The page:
I first heard about the Heartbleed bug from Thomas MacEntee’s Geneabloggers’ FaceBook posting on April 11th. This is a serious encryption flaw that was in security software that became available in December 2011 (according to wikipedia.) What did/does it do? Names, passwords, and content that went out over the Internet to http sites were easily accessible and not protected. My understanding at this point is that https sites and specially secured sites such as credit card and banking sites were not affected. It was discovered in March of 2014, over two years later.
I read that as early as 2010 Facebook was supposed to give their users an option to use https. I tried to follow the directions on my Facebook account and found nothing. Then I read a 2011 blub that they were dragging their heels on the upgrade. Looks like they still are, unless I’m missing something. I was almost convinced that I was being over cautious by never using my name on a social networking site. Now I’m glad I don’t. I’ve compiled a list of links that you might want to check out, starting with the one that I got from Thomas MacEntee.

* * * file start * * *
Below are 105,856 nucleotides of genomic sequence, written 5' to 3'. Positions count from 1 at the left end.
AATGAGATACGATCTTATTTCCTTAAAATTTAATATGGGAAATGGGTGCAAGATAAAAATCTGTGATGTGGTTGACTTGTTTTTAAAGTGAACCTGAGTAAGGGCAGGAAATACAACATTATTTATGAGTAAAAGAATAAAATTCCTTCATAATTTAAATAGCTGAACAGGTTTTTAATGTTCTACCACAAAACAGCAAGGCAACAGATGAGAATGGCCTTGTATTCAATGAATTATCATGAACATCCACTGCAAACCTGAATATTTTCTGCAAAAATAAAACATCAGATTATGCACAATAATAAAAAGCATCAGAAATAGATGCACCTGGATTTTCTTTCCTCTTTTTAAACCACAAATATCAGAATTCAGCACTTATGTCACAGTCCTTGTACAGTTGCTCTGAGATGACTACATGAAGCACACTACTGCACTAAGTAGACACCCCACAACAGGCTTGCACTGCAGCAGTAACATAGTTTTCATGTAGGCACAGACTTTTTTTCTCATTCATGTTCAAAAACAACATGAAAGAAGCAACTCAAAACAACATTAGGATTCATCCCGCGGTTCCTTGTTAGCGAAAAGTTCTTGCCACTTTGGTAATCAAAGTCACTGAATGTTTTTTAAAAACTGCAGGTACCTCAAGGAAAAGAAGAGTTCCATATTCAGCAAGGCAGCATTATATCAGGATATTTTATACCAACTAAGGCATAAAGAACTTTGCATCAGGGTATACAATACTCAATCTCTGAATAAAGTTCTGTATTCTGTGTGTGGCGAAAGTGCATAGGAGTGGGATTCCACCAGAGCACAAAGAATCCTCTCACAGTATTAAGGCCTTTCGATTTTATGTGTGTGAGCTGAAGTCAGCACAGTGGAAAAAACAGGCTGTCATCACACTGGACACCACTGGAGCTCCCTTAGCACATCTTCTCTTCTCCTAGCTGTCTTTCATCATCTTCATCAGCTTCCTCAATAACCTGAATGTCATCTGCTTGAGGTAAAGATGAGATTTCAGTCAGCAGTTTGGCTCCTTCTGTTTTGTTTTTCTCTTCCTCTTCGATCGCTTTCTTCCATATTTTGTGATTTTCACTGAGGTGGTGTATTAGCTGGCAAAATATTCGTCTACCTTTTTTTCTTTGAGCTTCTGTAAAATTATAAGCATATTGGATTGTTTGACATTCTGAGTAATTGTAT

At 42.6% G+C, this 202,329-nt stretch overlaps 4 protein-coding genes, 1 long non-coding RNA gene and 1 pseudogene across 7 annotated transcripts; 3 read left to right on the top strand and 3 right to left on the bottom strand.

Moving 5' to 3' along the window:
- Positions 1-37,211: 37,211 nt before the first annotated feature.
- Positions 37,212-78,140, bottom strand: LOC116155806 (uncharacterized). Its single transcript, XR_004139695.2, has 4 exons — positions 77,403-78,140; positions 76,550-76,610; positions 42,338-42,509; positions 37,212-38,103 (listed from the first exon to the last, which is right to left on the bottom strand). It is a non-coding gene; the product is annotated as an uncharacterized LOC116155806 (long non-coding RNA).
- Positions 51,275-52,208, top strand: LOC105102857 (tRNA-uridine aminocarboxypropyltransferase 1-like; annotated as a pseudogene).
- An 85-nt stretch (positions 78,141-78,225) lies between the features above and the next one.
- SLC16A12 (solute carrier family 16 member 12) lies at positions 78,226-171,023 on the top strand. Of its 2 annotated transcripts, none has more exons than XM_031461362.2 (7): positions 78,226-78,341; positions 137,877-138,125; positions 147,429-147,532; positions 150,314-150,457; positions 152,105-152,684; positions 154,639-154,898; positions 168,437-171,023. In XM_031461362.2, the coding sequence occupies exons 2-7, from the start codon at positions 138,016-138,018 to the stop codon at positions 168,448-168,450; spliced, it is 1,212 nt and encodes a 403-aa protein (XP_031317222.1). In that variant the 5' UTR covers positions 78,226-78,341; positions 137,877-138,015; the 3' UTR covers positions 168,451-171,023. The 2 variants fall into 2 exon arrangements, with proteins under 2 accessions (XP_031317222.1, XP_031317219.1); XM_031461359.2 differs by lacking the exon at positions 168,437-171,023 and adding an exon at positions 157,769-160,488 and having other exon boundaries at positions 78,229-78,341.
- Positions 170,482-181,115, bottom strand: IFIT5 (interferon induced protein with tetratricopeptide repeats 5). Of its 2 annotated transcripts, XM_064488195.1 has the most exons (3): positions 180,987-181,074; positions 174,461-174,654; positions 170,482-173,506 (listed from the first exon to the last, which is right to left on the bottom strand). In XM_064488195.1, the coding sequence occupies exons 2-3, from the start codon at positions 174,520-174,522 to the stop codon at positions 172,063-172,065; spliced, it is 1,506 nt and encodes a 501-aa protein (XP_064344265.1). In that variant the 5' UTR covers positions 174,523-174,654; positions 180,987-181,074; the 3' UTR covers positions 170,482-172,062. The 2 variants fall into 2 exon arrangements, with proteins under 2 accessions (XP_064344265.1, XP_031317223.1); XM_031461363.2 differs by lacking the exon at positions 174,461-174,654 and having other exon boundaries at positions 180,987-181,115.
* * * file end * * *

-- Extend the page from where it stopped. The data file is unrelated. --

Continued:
What the Heartbleed Security Bug Means for You from LifeHacker
Heartbleed Disclosure Timeline: Who Knew What and When by Ben Grubb of the Sydney Morning Herald
Heartbleed from Wikipedia
Heartbleed bug: Check which sites have been patched from cnet We compiled a list of the top 100 sites across the Web, and checked to see if the Heartbleed bug was patched.
Heartbleed bug: What you need to know (FAQ)from cnet The security vulnerability has implications for users across the Web. Here’s what the bug means for you.
Akamai Heartbleed patch not a fix after all from cnet The Web infrastructure company’s patch was supposed to have handled the problem. Turns out it protects only three of six critical encryption values.
vea/15 April 2014
Newton Free Library
Library website: http://www.newtonfreelibrary.net